The company said net profit decreased 24.9 per cent on-year in July-September to $6.5 billion, while revenue fell 11 per cent.
Chief executive CC Wei said that AI demand continues to grow stronger, and his company had the capacity to support the demand.
"We are working hard to increase the capacity to meet [further] demand."
Demand for high-performing chips has been robust, with companies building the hardware needed for AI to flourish in the wake of the successful launch of ChatGPT.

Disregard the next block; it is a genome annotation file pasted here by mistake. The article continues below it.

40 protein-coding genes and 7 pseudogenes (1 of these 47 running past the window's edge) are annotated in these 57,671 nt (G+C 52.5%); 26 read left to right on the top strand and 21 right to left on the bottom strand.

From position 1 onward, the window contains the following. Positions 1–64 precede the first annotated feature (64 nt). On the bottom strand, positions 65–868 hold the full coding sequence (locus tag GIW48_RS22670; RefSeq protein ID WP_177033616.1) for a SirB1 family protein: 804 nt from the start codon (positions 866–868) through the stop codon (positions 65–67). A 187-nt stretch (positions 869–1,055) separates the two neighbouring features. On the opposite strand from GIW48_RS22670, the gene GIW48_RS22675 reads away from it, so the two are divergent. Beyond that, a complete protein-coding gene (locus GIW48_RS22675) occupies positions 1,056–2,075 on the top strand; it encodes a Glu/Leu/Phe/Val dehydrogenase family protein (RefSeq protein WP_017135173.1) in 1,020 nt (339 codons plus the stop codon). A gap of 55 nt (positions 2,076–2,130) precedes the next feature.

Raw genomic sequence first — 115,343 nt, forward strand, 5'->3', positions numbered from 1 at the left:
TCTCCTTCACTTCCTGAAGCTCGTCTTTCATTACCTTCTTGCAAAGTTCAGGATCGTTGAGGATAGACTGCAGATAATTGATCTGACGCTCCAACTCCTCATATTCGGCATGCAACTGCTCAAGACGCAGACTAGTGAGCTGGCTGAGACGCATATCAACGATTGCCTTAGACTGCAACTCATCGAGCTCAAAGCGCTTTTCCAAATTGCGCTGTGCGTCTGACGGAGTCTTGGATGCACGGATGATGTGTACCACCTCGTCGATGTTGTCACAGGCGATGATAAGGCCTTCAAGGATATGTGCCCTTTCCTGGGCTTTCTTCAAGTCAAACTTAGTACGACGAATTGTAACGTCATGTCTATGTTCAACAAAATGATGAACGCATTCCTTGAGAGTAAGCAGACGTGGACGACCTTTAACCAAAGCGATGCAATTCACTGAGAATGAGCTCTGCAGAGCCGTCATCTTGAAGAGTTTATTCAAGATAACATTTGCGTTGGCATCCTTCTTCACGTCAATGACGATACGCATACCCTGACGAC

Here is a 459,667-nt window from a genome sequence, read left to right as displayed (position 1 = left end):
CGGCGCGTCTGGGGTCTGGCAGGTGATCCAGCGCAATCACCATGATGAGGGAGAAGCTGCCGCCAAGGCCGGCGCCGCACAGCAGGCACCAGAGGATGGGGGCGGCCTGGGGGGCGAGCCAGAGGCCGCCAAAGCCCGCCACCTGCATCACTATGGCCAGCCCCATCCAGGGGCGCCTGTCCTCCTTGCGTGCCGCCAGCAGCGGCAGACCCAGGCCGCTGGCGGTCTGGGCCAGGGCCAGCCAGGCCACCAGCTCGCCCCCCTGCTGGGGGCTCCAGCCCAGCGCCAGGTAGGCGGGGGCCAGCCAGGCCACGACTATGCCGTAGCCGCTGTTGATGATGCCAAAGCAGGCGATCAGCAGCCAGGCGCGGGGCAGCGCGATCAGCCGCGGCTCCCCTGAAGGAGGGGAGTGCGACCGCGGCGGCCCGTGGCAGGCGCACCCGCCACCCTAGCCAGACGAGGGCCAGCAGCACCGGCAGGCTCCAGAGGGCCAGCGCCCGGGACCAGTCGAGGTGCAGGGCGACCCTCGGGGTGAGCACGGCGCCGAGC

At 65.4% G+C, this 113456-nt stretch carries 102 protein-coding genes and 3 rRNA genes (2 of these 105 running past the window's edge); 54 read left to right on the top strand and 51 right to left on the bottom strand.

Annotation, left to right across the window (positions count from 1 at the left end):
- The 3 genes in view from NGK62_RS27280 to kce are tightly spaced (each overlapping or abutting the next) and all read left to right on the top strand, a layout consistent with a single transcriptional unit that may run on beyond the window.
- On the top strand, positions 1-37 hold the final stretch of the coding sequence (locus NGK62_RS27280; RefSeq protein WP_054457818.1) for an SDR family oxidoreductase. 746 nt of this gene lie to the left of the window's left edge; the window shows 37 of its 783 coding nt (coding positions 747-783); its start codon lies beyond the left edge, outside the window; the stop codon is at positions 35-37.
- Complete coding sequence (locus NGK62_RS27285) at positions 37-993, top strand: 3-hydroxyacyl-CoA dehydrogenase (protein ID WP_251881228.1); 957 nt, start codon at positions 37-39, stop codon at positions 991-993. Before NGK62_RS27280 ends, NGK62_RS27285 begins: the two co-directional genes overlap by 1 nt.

He warned that the chip industry faces uncertainty from high inflation and sluggish global economic growth partly caused by geopolitical tensions.
The United States said it was tightening curbs on exports of state-of-the-art AI chips to China.
The new rules beefed up measures taken a year ago that banned the sale to China of microchips that are crucial to the manufacturing of powerful AI systems.
Replying to a question on the impact of the new export curbs, Wei said the company was still doing an assessment.
"So far we can tell you that the impact to TSMC is limited and manageable, at least for the short term."